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Bury St Edmunds pub The Macebearer seeks new tenant





A Bury St Edmunds pub which was at the centre of a community campaign is looking for a new tenant.

Greene King said it is recruiting for a new partner for The Macebearer, in Home Farm Lane.

Sean Driscoll, who runs The Masons Arms in Whiting Street and The Kings Arms in Brentgovel Street, has been at the helm of the pub since June 2021.

The Macebearer, in Bury St Edmunds. Picture: Mark Westley
The Macebearer, in Bury St Edmunds. Picture: Mark Westley

At the time, The Macebearer had been shut since the first lockdown prompting the community to launch a campaign to ensure it reopened with hundreds signing a petition.

A Greene King spokesperson said: “After investing in the Macebearer over the past couple of years, we are now recruiting for a new partner to join us at the pub.

“We would like to thank Sean for his time running the pub since it reopened in 2021.

Sean Driscoll reopened The Macebearer in June 2021. Picture: Mark Bullimore Photography
Sean Driscoll reopened The Macebearer in June 2021. Picture: Mark Bullimore Photography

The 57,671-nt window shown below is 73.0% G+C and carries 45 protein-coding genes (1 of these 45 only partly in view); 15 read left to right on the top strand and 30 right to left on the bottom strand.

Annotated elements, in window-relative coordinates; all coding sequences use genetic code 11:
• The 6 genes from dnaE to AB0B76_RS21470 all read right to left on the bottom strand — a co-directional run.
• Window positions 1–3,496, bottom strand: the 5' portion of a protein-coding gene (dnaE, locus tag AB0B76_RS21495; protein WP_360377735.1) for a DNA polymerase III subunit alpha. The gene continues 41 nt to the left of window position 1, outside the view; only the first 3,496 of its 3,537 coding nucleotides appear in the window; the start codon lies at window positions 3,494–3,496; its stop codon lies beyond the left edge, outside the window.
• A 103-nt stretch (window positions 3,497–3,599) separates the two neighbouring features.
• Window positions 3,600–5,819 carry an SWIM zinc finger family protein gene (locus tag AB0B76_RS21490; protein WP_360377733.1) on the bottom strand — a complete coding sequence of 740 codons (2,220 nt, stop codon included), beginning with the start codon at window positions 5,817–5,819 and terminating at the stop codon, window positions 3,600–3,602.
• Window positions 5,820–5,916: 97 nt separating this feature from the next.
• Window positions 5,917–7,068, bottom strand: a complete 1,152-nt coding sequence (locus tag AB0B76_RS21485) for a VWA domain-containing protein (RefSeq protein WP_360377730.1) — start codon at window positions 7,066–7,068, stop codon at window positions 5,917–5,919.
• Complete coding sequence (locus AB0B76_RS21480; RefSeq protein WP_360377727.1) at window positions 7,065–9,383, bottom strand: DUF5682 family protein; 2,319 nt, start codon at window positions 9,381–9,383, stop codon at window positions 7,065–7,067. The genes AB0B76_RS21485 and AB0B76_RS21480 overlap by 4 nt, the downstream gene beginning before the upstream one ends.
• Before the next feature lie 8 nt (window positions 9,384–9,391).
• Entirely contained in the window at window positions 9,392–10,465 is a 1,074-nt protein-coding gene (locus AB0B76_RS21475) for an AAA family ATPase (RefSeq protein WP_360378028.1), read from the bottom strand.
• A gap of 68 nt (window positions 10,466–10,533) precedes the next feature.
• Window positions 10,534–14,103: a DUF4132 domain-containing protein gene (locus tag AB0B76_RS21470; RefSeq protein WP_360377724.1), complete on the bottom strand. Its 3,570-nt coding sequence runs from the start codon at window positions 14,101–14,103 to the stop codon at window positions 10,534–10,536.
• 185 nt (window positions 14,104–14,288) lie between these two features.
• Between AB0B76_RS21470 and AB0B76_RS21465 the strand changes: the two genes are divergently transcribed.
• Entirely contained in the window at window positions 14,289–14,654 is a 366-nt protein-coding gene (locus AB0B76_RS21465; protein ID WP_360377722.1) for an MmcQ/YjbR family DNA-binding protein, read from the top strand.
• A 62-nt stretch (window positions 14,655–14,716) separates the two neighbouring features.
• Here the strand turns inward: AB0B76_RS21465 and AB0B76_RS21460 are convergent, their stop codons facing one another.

“He will continue operating the Macebearer up until next spring while we recruit a new partner and we will also continue working with Sean at other pubs across Suffolk, including the Masons Arms and Kings Arms pubs in Bury St Edmunds.”

The Macebearer has been a social hub for the community since 1974 and was named by resident Shirley Pattle through a competition in the Bury Free Press.

She picked the name to commemorate the merger of what was then West and East Suffolk authorities, which saw Bury lose its status as a county town but also its macebearer.

Shirley Pattle outside the Macebearer in the 1970s - she named the pub through a competition in the Bury Free Press
Shirley Pattle outside the Macebearer in the 1970s - she named the pub through a competition in the Bury Free Press

In 2014, Mrs Pattle, who was invited to a party to celebrate the pub’s 40th anniversary, said she came up with it after noticing several roads on the Nowton estate were named after former mayors and thought the macebearer should be acknowledged.